For both cloaking and de-cloaking:

Stealthed units may not talk to anyone. Stealthed units can play charades with other stealthed units.

Dropship Controls

In order to do anything with a Dropship, you need the four Keys for that dropship. A Dropship Key is a brightly colored piece of cardboard with the name of a Dropship: that key only works in that Dropship. The four Keys are identical: put one on each of the Dropship Keyholes and then do what you want. Officers can pilot a dropship; anyone can hit the Big Red Button which gets you the hell out of Dodge. Hitting the Big Red Button is guaranteed to save your butt, but you will probably be out of game at that point. (Which may be exactly what you want.)

Doors, Bulkheads, Airlocks, Forcefields

Doors into rooms: enter freely. Don't go into offices, clusters, etc. In general, if it's not marked, go nuts. This applies to internal doors as well (the various classrooms in m36-1xx or the classrooms up in m34-3xx).

Doors that close in hallways may be just doors or may be bulkheads. If the former, they'll be unmarked: go through them freely. If they're bulkheads, then they will be clearly marked on both sides. Follow the directions on the sign.

Airlocks and forcefields may be signs on doors or marked by duct tape on the ground. Airlocks will have controls on either side. Forcefields may or may not.

All bulkheads, airlocks, forcefields, etc, will say on the sign whether they can be destroyed or compromised (and if so, by what: gunfire, heavy gunfire, neutron detonators, cryptosmashers, decking, etc). If you see colored tape on the floor but no sign, then you can safely assume that airlock or forcefield has been destroyed.

Forcefields stop people and items from crossing, but do not stop shots. This is new: forcefields are shot-permeable.


If a location is vented to vacuum, a GM will call out "VACUUM! 10! 9! 8!" etc down to "2! 1! VACUUM!" If you can still see or hear the GM when he is done with the incant, and you have no remaining Armor Points, you immediately fall to 0 HP and become Unconscious. If you are fighting in a vacuum area, we will endeavor to let you know. In this case, if your armor ever goes to 0 AP, you also fall to 0 HP and become Unconscious.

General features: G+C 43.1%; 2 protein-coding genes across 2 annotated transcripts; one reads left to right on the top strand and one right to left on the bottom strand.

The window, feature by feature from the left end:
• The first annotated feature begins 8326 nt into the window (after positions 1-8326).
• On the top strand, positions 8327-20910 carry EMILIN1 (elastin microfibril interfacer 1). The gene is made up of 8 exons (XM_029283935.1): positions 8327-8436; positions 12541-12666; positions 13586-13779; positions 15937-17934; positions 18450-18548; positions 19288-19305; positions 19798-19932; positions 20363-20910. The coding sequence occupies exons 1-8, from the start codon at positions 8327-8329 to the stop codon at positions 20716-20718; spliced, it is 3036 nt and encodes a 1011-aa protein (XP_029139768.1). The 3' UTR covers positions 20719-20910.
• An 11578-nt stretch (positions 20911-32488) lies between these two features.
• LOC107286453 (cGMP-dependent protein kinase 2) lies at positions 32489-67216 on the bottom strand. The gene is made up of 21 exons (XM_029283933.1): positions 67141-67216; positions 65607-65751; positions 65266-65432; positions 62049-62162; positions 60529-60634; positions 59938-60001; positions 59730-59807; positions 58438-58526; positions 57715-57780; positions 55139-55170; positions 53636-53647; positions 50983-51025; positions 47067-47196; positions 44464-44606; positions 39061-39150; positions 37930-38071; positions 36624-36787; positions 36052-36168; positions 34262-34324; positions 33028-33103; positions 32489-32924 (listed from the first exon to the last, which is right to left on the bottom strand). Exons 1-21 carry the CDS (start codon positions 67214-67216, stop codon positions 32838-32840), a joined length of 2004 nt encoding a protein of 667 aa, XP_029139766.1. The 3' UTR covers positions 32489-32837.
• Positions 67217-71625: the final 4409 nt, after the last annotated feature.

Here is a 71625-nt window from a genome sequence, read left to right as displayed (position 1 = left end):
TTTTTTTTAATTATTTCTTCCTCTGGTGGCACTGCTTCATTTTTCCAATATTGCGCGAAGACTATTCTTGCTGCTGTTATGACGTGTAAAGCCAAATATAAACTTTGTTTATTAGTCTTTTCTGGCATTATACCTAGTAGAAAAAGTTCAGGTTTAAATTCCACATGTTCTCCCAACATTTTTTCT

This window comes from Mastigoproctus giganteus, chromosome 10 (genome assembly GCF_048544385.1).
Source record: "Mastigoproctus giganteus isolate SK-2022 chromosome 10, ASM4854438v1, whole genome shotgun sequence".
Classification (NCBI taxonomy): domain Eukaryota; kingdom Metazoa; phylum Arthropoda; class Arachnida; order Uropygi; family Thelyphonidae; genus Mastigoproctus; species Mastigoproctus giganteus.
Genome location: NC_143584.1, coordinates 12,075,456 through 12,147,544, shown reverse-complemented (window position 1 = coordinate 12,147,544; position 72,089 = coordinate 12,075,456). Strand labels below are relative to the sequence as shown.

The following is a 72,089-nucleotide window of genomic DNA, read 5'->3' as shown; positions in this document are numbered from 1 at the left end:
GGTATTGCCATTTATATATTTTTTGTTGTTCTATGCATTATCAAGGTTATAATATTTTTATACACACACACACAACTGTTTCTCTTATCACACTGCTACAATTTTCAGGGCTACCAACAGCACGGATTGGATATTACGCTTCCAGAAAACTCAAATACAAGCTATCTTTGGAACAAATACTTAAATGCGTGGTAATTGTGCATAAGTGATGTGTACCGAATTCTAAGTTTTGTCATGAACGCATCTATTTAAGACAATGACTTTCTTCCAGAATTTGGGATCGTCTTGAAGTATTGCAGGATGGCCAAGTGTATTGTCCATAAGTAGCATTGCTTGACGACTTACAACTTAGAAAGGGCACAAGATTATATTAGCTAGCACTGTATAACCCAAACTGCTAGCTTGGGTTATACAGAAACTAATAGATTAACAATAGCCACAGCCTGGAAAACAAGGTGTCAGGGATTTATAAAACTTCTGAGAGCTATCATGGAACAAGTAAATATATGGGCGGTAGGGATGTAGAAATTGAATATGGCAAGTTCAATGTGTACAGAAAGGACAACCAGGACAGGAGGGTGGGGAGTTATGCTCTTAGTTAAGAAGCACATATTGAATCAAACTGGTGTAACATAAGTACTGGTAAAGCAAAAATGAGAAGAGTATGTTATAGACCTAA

Neutron Detonators

"Neutron detonators" is shorthand for hand-held, high-yield neutron bombs. They look like chemical lightsticks and work the same way. They are more powerful than breaching charges and tend to destroy doors, safes, and other things.

Neutron detonators used to knock down a forcefield produce a Lased Neutron Wavefront. Upon cracking the lightstick within ZOC of a forcefield, a GM will call out "DETONATOR!" and start counting silently to 10. Upon reaching 10, the GM will call out "DETONATION!", and anyone in line-of-sight of the GM will be dead. This includes cloaked characters. Moral: don't be stuck in a long hallway when this happens. Lased Neutron Wavefronts only occur when a detonator is ignited next to a forcefield. If you just crack a neutron detonator in a hallway, you'll get a pretty green glow and that's about it.

Neutron detonators are the preferred method of getting through pesky obstacles like forcefields, airlocks, etc. Note that they tend not to work on bulkhead doors (bulkheads are specifically designed to last against neutron detonators).

Neutron detonators have two components: a Housing and a Fuse. The lightstick is the Fuse. Crack it, shake it a 2 or 3 times, insert it into the Housing, and run like hell. You have about 10 seconds after cracking the lightstick before things go poorly.

Neutron fuses and detonators are not grenades. An activated detonator cannot be moved. THIS IS A KLUDGE. We have added Housings into game so that the lightsticks won't roll away from the target. In order to destroy a target (like blowing through an airlock, forcefield, etc), the Housing must be within ZOC of the target.